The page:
Private Soldiers Are Increasingly Fighting Russia’s Battles in Syria and Beyond

Visitors and Russian military police officers walk toward the Citadel, the famed fortress in Aleppo, Syria, Sept. 12, 2017 (AP photo by Nataliya Vasilyeva).
Visitors and Russian military police officers walk toward the Citadel, the famed fortress in Aleppo, Syria, Sept. 12, 2017 (AP photo by Nataliya Vasilyeva).

Thousands of Russian private military contractors are reportedly fighting in Syria, and there are increasing reports about such contractors being killed in action. Despite a Russian ban on the use of mercenaries, Moscow has turned to private military contractors as part of its assertive foreign policy. In an email interview, Michael Kofman, a public policy scholar at the Woodrow Wilson Center’s Kennan Institute, discusses Russia’s use of contractors in Syria, and the risks and opportunities they pose for the Kremlin. WPR: Russia is reportedly using private military contractors in Syria. How do such contractors figure into Russia’s general operational approach, […]

Keep reading for free right now!

Enter your email to get instant access to the rest of this article, get five free articles every 30 days, and to receive our free email newsletter:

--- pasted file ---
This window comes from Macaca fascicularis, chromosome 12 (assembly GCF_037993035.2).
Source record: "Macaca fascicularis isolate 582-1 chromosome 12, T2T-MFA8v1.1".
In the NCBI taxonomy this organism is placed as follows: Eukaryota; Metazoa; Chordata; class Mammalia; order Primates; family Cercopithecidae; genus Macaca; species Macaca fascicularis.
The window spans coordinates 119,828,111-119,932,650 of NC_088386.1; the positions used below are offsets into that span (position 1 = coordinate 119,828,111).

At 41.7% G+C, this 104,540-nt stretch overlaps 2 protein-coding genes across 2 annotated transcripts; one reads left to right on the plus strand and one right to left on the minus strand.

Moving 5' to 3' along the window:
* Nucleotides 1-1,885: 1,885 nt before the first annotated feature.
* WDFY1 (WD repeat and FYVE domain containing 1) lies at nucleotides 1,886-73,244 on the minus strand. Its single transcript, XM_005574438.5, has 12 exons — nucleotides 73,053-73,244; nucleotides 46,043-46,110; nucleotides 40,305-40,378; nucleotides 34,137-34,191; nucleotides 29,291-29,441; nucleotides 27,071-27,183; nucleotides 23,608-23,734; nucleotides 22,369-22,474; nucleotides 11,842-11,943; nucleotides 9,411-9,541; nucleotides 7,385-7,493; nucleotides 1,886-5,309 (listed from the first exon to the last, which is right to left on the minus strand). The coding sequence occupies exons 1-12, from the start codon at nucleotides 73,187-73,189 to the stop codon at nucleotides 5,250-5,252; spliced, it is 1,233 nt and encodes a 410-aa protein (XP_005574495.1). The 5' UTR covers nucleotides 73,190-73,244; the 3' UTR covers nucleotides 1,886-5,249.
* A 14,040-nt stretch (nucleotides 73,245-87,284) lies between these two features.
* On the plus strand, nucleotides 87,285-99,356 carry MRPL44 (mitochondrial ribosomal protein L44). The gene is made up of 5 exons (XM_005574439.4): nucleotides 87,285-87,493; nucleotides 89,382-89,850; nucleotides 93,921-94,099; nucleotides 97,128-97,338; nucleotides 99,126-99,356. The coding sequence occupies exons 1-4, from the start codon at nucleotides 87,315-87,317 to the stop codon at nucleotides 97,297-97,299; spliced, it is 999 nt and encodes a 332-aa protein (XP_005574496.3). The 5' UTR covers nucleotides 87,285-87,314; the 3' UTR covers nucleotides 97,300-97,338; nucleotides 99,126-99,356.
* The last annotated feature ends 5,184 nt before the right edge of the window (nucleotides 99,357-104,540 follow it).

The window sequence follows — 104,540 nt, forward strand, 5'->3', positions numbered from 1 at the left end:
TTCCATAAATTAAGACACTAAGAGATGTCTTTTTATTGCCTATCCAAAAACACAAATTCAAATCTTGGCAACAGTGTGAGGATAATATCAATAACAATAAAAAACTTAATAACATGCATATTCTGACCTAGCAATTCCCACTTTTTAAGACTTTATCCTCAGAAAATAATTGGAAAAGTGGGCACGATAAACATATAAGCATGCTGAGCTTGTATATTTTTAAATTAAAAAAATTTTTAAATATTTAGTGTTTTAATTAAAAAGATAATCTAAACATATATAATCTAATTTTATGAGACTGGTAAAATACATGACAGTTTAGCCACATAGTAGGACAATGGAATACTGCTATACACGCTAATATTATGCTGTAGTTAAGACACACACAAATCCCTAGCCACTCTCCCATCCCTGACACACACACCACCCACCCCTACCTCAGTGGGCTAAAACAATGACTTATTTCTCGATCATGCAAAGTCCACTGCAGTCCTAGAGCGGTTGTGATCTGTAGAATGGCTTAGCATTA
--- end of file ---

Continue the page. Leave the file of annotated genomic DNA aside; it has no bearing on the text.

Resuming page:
Or, Subscribe now to get full access.

Already a subscriber? Log in here .

What you’ll get with an All-Access subscription to World Politics Review:

A WPR subscription is like no other resource — it’s like having your own personal researcher and analyst for news and events around the globe. Become a member now, and you’ll get:

  • Immediate and instant access to the full searchable library of 15,000+ articles
  • Daily articles with original analysis, written by leading topic experts, delivered to you every weekday
  • Daily links to must-read news, analysis, and opinion from top sources around the globe, curated by our keen-eyed team of editors
  • Weekly in-depth reports, including features on important countries and issues.
  • Your choice of weekly region-specific newsletters, delivered to your inbox.
  • Smartphone- and tablet-friendly website.
  • Completely ad-free reading.

And all of this is available to you — right now for just $1 for the first 30 days.

More World Politics Review